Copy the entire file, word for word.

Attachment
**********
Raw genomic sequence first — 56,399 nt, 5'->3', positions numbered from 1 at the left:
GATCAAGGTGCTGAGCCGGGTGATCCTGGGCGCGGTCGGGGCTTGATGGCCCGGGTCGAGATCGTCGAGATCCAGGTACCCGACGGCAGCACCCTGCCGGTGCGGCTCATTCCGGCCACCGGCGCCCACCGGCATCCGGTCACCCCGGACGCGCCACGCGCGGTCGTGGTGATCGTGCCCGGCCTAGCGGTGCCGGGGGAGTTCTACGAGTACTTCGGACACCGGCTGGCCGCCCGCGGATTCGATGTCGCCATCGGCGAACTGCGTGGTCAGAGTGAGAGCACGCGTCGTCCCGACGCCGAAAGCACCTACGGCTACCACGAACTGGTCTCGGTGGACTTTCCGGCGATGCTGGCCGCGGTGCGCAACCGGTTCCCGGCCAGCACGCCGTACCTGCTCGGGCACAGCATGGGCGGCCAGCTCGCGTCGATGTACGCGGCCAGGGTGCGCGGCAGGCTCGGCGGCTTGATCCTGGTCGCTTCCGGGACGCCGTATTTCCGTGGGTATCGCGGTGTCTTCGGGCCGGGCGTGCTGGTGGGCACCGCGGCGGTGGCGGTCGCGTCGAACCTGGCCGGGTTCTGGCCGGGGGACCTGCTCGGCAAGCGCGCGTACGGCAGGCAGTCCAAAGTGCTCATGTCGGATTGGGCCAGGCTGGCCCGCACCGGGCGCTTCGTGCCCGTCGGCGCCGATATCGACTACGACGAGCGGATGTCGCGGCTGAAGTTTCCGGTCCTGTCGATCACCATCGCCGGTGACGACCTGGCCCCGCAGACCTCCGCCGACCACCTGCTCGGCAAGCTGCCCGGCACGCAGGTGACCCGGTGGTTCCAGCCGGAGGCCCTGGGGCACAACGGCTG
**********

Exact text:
Raw genomic sequence first — 56,399 nt, 5'->3', positions numbered from 1 at the left:
GATCAAGGTGCTGAGCCGGGTGATCCTGGGCGCGGTCGGGGCTTGATGGCCCGGGTCGAGATCGTCGAGATCCAGGTACCCGACGGCAGCACCCTGCCGGTGCGGCTCATTCCGGCCACCGGCGCCCACCGGCATCCGGTCACCCCGGACGCGCCACGCGCGGTCGTGGTGATCGTGCCCGGCCTAGCGGTGCCGGGGGAGTTCTACGAGTACTTCGGACACCGGCTGGCCGCCCGCGGATTCGATGTCGCCATCGGCGAACTGCGTGGTCAGAGTGAGAGCACGCGTCGTCCCGACGCCGAAAGCACCTACGGCTACCACGAACTGGTCTCGGTGGACTTTCCGGCGATGCTGGCCGCGGTGCGCAACCGGTTCCCGGCCAGCACGCCGTACCTGCTCGGGCACAGCATGGGCGGCCAGCTCGCGTCGATGTACGCGGCCAGGGTGCGCGGCAGGCTCGGCGGCTTGATCCTGGTCGCTTCCGGGACGCCGTATTTCCGTGGGTATCGCGGTGTCTTCGGGCCGGGCGTGCTGGTGGGCACCGCGGCGGTGGCGGTCGCGTCGAACCTGGCCGGGTTCTGGCCGGGGGACCTGCTCGGCAAGCGCGCGTACGGCAGGCAGTCCAAAGTGCTCATGTCGGATTGGGCCAGGCTGGCCCGCACCGGGCGCTTCGTGCCCGTCGGCGCCGATATCGACTACGACGAGCGGATGTCGCGGCTGAAGTTTCCGGTCCTGTCGATCACCATCGCCGGTGACGACCTGGCCCCGCAGACCTCCGCCGACCACCTGCTCGGCAAGCTGCCCGGCACGCAGGTGACCCGGTGGTTCCAGCCGGAGGCCCTGGGGCACAACGGCTG